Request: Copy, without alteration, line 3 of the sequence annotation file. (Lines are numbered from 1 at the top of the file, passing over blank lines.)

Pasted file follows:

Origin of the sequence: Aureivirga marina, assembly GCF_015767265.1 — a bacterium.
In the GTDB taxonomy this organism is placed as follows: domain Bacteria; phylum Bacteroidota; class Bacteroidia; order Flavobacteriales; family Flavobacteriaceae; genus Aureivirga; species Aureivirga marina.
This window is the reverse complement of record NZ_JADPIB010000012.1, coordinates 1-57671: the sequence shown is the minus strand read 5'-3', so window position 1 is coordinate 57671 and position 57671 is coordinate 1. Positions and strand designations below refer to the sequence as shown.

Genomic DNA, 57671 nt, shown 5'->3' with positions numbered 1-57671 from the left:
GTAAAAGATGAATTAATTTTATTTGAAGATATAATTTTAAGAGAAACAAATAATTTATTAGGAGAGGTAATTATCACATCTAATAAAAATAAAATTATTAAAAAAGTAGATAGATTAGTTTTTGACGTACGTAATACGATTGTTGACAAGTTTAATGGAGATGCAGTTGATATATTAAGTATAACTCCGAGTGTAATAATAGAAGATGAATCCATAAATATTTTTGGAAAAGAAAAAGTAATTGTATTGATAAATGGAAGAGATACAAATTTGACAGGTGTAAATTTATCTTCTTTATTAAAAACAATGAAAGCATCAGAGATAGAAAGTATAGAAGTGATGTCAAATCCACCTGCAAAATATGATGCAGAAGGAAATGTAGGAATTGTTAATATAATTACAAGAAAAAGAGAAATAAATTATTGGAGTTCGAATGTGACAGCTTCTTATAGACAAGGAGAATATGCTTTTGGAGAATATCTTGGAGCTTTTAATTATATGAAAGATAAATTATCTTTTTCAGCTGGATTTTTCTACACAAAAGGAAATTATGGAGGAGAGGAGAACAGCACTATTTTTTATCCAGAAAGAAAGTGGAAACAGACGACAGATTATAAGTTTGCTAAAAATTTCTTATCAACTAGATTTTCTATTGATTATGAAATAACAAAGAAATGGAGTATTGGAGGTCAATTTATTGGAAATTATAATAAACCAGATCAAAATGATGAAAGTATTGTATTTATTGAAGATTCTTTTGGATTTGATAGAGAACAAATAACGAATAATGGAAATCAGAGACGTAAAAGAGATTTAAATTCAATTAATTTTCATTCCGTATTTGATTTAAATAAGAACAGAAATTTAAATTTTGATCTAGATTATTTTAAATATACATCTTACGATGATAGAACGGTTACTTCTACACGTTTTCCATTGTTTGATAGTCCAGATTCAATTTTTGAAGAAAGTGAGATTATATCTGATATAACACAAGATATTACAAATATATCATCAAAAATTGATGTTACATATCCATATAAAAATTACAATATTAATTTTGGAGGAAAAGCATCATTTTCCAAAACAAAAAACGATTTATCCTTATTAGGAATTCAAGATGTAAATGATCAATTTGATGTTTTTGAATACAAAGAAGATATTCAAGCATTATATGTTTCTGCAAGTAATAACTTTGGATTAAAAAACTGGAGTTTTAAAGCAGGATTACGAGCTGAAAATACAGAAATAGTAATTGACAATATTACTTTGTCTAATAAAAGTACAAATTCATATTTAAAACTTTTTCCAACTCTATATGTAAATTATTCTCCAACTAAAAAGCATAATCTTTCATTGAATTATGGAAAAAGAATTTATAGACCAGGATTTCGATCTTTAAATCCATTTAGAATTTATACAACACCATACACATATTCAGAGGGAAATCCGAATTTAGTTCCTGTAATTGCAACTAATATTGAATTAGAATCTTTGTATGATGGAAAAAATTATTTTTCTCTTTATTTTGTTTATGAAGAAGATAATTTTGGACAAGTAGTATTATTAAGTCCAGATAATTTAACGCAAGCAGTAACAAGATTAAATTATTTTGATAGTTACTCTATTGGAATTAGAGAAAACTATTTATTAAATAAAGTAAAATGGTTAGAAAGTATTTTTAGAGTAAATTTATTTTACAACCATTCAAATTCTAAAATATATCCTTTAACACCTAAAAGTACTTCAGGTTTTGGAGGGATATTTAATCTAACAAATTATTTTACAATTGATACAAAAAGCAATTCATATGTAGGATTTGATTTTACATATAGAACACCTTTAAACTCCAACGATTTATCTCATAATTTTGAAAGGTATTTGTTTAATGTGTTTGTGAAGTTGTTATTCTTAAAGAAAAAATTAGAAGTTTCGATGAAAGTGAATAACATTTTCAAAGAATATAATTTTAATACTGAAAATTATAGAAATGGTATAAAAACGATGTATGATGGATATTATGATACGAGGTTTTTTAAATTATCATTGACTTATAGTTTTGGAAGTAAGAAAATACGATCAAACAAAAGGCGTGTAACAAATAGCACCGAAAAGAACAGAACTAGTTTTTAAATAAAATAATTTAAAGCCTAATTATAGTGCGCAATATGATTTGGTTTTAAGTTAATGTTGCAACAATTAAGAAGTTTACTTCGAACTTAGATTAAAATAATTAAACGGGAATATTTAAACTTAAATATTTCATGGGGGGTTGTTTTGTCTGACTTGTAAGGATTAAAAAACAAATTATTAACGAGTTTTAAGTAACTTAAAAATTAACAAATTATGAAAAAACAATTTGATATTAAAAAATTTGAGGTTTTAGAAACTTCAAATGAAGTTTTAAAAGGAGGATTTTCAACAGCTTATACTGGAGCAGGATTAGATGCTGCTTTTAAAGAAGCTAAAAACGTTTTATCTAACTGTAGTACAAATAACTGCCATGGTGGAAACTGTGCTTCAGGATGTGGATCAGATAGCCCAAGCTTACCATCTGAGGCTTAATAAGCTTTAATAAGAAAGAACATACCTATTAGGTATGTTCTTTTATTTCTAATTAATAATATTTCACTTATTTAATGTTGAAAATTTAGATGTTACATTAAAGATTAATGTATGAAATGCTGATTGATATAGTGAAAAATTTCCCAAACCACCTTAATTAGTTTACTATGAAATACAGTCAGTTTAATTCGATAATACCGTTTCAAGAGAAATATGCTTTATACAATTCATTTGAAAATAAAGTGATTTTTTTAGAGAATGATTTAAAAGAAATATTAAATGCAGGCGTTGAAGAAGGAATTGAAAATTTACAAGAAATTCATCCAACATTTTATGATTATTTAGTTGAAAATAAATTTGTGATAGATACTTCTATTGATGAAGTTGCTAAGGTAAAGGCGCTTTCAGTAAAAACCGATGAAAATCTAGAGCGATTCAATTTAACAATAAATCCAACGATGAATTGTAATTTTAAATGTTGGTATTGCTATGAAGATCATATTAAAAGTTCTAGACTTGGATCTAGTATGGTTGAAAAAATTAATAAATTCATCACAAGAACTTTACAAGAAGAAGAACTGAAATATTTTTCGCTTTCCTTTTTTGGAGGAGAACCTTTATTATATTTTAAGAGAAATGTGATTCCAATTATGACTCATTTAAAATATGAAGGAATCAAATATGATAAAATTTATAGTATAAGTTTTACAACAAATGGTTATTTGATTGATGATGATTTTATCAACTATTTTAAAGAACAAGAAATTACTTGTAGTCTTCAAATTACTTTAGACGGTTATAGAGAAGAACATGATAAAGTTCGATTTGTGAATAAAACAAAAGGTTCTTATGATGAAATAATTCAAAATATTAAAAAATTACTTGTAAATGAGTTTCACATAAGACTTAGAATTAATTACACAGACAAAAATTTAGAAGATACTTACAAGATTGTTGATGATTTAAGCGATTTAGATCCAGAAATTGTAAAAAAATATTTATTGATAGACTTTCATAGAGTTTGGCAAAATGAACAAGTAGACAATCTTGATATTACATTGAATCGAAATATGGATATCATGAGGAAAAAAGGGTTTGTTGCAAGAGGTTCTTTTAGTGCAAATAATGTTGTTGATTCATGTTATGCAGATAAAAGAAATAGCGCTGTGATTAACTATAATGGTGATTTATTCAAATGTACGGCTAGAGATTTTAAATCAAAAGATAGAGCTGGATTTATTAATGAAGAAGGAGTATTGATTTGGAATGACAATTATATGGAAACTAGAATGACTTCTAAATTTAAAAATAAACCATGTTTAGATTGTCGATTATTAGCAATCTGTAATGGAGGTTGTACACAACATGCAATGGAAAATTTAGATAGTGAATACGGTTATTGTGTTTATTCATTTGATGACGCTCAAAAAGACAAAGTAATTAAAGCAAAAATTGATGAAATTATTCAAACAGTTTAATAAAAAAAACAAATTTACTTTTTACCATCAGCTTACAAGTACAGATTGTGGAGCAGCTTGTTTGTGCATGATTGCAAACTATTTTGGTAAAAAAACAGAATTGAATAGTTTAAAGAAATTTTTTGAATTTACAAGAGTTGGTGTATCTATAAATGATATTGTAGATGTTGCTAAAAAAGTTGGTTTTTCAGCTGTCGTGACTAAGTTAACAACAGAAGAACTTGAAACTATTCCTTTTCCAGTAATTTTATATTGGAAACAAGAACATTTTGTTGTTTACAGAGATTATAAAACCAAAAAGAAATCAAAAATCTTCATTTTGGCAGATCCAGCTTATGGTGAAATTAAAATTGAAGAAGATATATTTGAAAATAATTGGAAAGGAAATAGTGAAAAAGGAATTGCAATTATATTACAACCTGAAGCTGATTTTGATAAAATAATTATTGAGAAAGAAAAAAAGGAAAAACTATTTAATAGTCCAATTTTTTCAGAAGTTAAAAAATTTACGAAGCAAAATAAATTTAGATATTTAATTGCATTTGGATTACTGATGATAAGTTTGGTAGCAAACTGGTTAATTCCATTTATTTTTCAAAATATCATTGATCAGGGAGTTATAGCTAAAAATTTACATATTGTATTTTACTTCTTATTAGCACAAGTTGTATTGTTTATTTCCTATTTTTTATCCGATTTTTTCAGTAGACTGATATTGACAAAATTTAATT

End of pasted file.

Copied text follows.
This window is the reverse complement of record NZ_JADPIB010000012.1, coordinates 1-57671: the sequence shown is the minus strand read 5'-3', so window position 1 is coordinate 57671 and position 57671 is coordinate 1. Positions and strand designations below refer to the sequence as shown.